After heart disease, cancer is the world’s next biggest killer, with the most recent WHO figures attributing 7.4 million deaths to cancers each year worldwide. Cancer is often associated with tobacco smoke, chemicals or radiation, all of which trigger damage to a cell’s DNA and uncontrollable growth into a tumour.
But viruses such as human papilloma (HPV) and hepatitis B (HBV) are widely recognised and documented as major causes of cancer worldwide. Most developed countries screen women between their twenties and sixties for the presence of HPV and now run vaccination programs for teenage girls, using a vaccine developed by Ian Frazer of the University of Queensland.
Meanwhile, HBV is now recognised as so virulent and widespread that over 164 countries around the world vaccinate children against HBV, which can cause liver cancer if left untreated.
And the list of cancers with a potential link to a viral or bacterial source is growing. In 2008, researchers from Imperial College, London, found that gum disease was linked with a higher chance of lung, kidney, pancreatic and blood cancers.
By examining health records and questionnaires of nearly 50,000 men, researchers found that men with a history of periodontal disease had a 14% higher chance of cancer compared to those with no history of gum disease. Notably, leukaemias rose by 30%.
Study author Dominique Michaud and his team suggest that a particular immune system impairment common to both heart disease and cancers could be a common cause in both diseases – but the nature of this impairment remains unknown.
Similarly, Andrew Grulich and colleagues at the University of New South Wales in Sydney have found a possible link between an impaired immune system and various cancers. Published in The Lancet, their study looked at two groups of patients: those with HIV/AIDS and kidney transplant patients, both of whom have suppressed immune systems.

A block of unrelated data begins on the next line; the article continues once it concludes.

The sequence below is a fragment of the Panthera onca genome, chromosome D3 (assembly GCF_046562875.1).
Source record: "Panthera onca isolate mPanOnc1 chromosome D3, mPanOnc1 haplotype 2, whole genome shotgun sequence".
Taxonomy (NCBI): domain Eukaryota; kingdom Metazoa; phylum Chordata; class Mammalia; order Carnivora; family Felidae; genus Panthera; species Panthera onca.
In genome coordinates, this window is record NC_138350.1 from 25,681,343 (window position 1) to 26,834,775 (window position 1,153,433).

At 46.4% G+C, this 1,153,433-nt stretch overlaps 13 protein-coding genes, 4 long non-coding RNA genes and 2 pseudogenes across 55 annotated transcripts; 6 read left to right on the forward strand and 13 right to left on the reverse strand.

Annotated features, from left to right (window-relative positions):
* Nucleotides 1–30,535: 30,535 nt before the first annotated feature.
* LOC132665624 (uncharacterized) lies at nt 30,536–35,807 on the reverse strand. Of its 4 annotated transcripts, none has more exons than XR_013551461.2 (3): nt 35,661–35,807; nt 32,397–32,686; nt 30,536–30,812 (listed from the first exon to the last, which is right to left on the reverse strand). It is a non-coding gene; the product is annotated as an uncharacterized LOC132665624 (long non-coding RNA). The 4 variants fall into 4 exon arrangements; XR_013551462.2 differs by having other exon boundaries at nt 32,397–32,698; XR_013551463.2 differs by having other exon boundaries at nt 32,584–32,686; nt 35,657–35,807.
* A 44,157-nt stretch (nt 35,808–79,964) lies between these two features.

“What we found is that the extent of cancer occurrences in these two populations was very similar. Both had increased rates in a wide variety of cancers. Both groups were at a significant risk of developing 20 of the 28 cancers studied, including cancer of the liver, stomach, cervix, eye, lip, mouth and penis,” he says.
Many of the cancers found in this study reflect a known infectious cause. For example, HPV is linked to cervix, anus, vulva/vagina, penis and mouth or throat cancers. “Our results also demonstrate that it is not just infection, but the [lack of] control of infection by the immune system in immune-deficient conditions, that is related to cancer risk. Our research raises a question about whether milder immune deficiency might also be responsible for variations in cancer risk,” adds Grulich.
Like heart disease and gum infections, the link between viruses and breast cancer divides the scientific community. The Grulich study showed no sign of breast cancer in patients with suppressed immunity. However, other groups are building the case for a viral trigger to a disease, which kills more women than any other.
Mouse Mammary Tumour Virus (MMTV) has been under investigation as a cause for breast cancer since the 1930s.
In the mid-1990s, Beatriz Pogo, professor of medicine, haematology and medical oncology from the Mount Sinai School of Medicine in New York, detected sequences of the MMTV virus in 38% of breast tumour tissue samples – but not in healthy breast tissue or other kinds of tumours.
To prove a link, researchers also have to show that the virus can infect certain tissues and turn cells malignant.